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Hotel Praha

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Let me tell you about a place that is no more.

It stood on a hill overlooking a beautiful, mediaeval town, the modern serpentine of its concrete curves nestled into the sloping landscape. For six years, the best and the brightest in the land toiled over its construction. The interior fittings had all been sourced from local suppliers and manufactured using local technologies, uncompromising in terms of quality and design; creating a veritable gallery of national craftsmanship in steel, glass, and textiles.

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Even by today’s standards, the bill for the building of Hotel Praha ran up to a staggering CZK 800 million (just under EUR 30 million) when it was finished back in 1981. Sponsored entirely by government money, and intended exclusively for foreign dignitaries, nothing was too good for it. And yet, precisely because it was built under an authoritarian regime for authoritarian guests, its opening was a modest affair and its splendour a hushed matter. (And even, if some anecdotes are to be believed, was its existence.) What happened in Hotel Praha definitely stayed in Hotel Praha, whose vast 300m2 Presidential suite could be accessed by a private lift and outside entrance. (Which was, allegedly, much appreciated by Tom Cruise when he stayed there while filming Mission: Impossible III.) Oh, but if the walls could speak.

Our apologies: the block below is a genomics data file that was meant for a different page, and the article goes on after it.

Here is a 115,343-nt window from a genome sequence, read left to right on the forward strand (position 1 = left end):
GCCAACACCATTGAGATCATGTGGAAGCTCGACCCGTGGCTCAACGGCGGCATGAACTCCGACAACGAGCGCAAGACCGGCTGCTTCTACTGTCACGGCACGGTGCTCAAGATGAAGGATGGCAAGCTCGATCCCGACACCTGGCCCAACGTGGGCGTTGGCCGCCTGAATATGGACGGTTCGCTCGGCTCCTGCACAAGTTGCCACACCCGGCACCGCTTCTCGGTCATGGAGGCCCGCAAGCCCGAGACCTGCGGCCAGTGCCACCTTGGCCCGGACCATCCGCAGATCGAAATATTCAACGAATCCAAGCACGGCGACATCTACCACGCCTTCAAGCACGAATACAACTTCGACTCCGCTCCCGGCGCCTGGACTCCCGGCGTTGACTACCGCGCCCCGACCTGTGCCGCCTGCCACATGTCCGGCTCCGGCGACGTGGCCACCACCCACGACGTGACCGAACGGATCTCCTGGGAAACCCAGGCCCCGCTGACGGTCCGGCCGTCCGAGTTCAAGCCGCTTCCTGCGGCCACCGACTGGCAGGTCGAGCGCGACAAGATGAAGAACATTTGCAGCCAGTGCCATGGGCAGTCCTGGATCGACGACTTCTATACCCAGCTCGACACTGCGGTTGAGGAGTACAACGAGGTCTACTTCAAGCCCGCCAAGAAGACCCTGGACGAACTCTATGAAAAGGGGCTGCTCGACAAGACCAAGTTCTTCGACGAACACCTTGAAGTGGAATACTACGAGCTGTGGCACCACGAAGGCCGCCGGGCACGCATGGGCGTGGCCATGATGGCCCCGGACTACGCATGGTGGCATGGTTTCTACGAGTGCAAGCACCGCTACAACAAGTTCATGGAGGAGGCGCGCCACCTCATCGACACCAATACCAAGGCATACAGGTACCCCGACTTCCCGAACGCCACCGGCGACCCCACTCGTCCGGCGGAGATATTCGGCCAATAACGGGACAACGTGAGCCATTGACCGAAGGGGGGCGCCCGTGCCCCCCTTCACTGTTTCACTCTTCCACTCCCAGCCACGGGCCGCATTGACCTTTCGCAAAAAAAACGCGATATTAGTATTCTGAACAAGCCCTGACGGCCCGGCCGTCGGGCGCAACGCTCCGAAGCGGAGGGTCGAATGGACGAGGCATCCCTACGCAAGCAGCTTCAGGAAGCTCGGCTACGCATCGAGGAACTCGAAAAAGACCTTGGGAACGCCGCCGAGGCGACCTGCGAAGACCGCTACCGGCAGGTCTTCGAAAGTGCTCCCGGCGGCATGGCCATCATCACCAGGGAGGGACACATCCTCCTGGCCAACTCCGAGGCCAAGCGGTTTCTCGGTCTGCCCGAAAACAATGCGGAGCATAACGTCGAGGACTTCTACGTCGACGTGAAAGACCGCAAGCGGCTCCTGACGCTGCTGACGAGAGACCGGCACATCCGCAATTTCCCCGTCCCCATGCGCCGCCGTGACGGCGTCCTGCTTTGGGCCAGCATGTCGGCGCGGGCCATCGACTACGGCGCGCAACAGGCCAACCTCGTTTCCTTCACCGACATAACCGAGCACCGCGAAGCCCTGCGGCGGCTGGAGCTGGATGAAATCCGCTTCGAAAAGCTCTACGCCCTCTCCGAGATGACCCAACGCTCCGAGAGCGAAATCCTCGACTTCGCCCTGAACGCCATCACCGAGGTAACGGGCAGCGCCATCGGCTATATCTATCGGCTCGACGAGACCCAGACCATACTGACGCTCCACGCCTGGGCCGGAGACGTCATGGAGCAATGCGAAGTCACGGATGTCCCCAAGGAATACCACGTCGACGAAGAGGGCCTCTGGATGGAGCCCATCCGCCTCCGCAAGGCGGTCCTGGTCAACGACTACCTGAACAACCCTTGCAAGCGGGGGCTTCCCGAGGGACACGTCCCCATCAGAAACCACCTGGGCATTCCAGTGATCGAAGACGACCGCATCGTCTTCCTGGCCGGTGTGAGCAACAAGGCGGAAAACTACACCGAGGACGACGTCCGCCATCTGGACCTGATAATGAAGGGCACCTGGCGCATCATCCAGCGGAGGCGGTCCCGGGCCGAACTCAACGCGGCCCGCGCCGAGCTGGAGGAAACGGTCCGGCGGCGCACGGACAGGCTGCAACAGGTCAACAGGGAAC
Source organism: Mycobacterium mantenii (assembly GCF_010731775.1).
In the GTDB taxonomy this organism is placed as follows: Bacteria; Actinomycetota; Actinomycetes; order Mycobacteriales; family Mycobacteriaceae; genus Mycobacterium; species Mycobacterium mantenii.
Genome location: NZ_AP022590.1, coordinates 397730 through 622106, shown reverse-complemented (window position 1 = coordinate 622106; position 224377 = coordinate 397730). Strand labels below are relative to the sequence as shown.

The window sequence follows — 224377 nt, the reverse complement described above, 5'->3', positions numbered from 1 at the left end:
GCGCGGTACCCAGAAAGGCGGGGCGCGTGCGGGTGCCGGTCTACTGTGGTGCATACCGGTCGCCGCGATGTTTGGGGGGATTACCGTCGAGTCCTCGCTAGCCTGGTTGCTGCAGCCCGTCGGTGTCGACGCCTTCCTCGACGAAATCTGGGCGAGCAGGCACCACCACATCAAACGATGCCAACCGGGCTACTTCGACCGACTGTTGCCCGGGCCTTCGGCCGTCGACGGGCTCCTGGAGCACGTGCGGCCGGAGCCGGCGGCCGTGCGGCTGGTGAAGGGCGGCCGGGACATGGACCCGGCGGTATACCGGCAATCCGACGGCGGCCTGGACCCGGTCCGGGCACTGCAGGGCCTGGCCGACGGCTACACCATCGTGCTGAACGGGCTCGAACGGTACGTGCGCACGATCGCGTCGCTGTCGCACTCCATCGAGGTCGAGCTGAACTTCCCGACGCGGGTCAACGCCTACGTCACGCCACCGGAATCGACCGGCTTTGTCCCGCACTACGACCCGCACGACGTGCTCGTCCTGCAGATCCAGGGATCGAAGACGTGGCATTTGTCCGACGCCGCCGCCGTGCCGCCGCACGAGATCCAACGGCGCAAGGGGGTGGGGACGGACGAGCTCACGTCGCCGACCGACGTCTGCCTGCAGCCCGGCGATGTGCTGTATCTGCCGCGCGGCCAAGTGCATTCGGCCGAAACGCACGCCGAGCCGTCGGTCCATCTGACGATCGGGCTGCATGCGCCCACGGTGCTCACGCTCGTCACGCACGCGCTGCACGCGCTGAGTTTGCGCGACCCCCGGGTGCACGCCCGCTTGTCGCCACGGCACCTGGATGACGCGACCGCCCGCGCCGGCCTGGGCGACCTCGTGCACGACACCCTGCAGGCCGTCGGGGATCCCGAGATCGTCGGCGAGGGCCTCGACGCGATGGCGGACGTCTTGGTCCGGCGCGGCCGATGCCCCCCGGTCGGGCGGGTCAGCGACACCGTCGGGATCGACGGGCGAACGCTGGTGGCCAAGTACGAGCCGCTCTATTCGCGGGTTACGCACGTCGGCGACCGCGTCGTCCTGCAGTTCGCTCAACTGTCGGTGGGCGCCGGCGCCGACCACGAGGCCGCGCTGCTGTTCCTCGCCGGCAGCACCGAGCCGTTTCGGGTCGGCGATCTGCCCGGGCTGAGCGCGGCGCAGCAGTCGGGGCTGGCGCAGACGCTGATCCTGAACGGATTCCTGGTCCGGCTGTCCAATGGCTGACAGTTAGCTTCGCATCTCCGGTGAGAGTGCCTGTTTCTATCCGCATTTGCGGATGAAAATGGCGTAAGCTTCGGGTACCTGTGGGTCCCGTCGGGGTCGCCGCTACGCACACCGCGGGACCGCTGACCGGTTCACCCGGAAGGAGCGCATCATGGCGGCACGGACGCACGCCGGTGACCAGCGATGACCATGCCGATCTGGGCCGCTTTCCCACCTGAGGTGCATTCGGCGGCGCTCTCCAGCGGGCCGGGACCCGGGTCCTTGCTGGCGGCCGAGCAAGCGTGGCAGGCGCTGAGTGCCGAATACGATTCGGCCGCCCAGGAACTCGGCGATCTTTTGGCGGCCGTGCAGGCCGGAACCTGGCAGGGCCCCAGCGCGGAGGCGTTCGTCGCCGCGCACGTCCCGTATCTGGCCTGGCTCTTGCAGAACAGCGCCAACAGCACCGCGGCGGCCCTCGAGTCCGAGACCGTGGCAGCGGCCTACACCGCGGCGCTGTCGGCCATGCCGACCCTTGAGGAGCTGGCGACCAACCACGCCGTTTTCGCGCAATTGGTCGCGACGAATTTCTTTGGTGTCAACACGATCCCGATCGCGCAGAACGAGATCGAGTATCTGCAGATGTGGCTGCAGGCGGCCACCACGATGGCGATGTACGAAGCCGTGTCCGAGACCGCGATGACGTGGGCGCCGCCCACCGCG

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After the ousting of communism in 1989, the hotel was made accessible to regular guests. Owners changed frequently, and in 2013, it was acquired for the particular aim of being demolished. Efforts at its preservation were meek – not enough people knew, not enough people cared, and anyway it was awkward to fight for the preservation of a monument to authoritarianism, however exceptional and valuable it may have been. (As if it would have been the only one.) And so, in June 2014, the bulldozers were rolled in, and Hotel Praha, its enterior now stripped to bare walls, was buried in time.

I had been one of the lucky people to have had the opportunity to explore Hotel Praha while it still stood. Not just to spend a few nights in one of its rooms – all of which had a private terrace overlooking the UNESCO protected skyline of Prague – but to actually get to know its shaded hallways and spacious conference rooms. Every detail in that hotel was a work of art – down to the tableware and silverware, engraved with the hotel’s logo. I recently saw some of these pieces on sale at a flea market, and remembered on that occasion that I had made a series of photos back during my stay. It wouldn’t be fair to keep them for myself, even though these memories are now gone with the wind.

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{all images by Blue Jay & Bumblebee}

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